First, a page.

The Eton Choirbook
The Eton Choirbook (c1500) has received quite a bit of attention over the years, but several of its works have still not been recorded. This is partly because some survive in fragmentary form in the manuscript, but other neglected items are certainly complete and here Paul Van Nevel has presented three of them (Sutton’s Salve Regina a 7, Horwood’s Magnificat a 5, and Sturton’s Gaude Virgo a 6) for the first time.
These are wonderful pieces, performed in a warm acoustic and with a sure sense of monumental effect. It is the details that need tidying up. For example, with all the works sung at written pitch, the low close harmonies of the male voices in the Sutton work at ‘vita dulcedo’ are turned into a muddy soup by the echoey acoustic; and the extraordinary harmonies of the Sturton piece – especially the move to D flat at the mention of the fruit of Mary’s womb – really deserve more magical treatment.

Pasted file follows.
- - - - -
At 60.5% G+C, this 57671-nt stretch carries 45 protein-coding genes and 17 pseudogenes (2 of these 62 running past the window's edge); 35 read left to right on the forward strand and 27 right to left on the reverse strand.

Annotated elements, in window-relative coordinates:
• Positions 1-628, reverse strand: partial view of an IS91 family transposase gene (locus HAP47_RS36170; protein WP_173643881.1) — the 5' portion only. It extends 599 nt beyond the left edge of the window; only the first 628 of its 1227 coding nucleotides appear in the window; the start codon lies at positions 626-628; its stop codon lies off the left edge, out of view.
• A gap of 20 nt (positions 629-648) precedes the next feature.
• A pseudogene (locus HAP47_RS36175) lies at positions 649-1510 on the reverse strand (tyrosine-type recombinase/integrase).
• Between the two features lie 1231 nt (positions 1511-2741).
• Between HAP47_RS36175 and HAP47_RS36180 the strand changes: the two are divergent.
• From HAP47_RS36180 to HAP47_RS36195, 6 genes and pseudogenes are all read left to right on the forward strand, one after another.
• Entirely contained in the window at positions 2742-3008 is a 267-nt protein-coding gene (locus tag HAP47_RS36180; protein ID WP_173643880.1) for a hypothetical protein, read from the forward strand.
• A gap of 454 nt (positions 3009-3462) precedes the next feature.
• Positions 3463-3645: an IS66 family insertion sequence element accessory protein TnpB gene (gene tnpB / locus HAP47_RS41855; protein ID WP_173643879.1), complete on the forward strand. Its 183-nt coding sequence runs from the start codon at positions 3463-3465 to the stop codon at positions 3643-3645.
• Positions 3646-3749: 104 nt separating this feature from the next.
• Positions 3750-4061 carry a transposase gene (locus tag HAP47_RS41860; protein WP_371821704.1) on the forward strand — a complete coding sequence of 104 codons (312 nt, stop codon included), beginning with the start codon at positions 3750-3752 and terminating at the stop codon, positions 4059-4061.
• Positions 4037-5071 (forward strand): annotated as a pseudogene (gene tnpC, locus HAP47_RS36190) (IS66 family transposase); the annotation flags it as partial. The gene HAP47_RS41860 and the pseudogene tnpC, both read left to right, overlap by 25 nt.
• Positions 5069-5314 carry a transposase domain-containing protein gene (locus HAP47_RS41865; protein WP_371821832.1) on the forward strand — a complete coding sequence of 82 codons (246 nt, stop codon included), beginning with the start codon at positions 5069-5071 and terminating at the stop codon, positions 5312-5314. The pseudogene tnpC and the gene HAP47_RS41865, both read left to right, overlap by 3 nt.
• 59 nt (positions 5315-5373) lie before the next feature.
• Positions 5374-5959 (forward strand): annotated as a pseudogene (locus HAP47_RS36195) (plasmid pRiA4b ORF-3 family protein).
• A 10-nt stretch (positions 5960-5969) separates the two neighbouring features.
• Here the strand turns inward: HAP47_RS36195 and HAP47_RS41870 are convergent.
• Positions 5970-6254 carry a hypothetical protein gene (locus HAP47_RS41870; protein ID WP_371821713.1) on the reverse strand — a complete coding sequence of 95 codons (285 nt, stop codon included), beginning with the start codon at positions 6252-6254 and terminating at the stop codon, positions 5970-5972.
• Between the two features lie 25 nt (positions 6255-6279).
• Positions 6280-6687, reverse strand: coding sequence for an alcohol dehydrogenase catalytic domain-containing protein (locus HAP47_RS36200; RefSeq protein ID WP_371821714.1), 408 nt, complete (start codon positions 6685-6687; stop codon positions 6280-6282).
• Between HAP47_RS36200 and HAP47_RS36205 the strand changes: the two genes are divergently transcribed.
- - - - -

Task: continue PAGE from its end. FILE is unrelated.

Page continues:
The Salve Regina by Wylkynson and the Stabat Mater by Brown are deservedly much recorded, and these are effective performances. But in the former, rhythmic details are unstable in the ‘Et pro nobis’ section, and in the latter, the imitation gets slightly lost in the ‘Ut sibi complaceam’ episode. However, the choir deserves credit for its fine tuning and its sure-footed alertness to the overall musical architecture.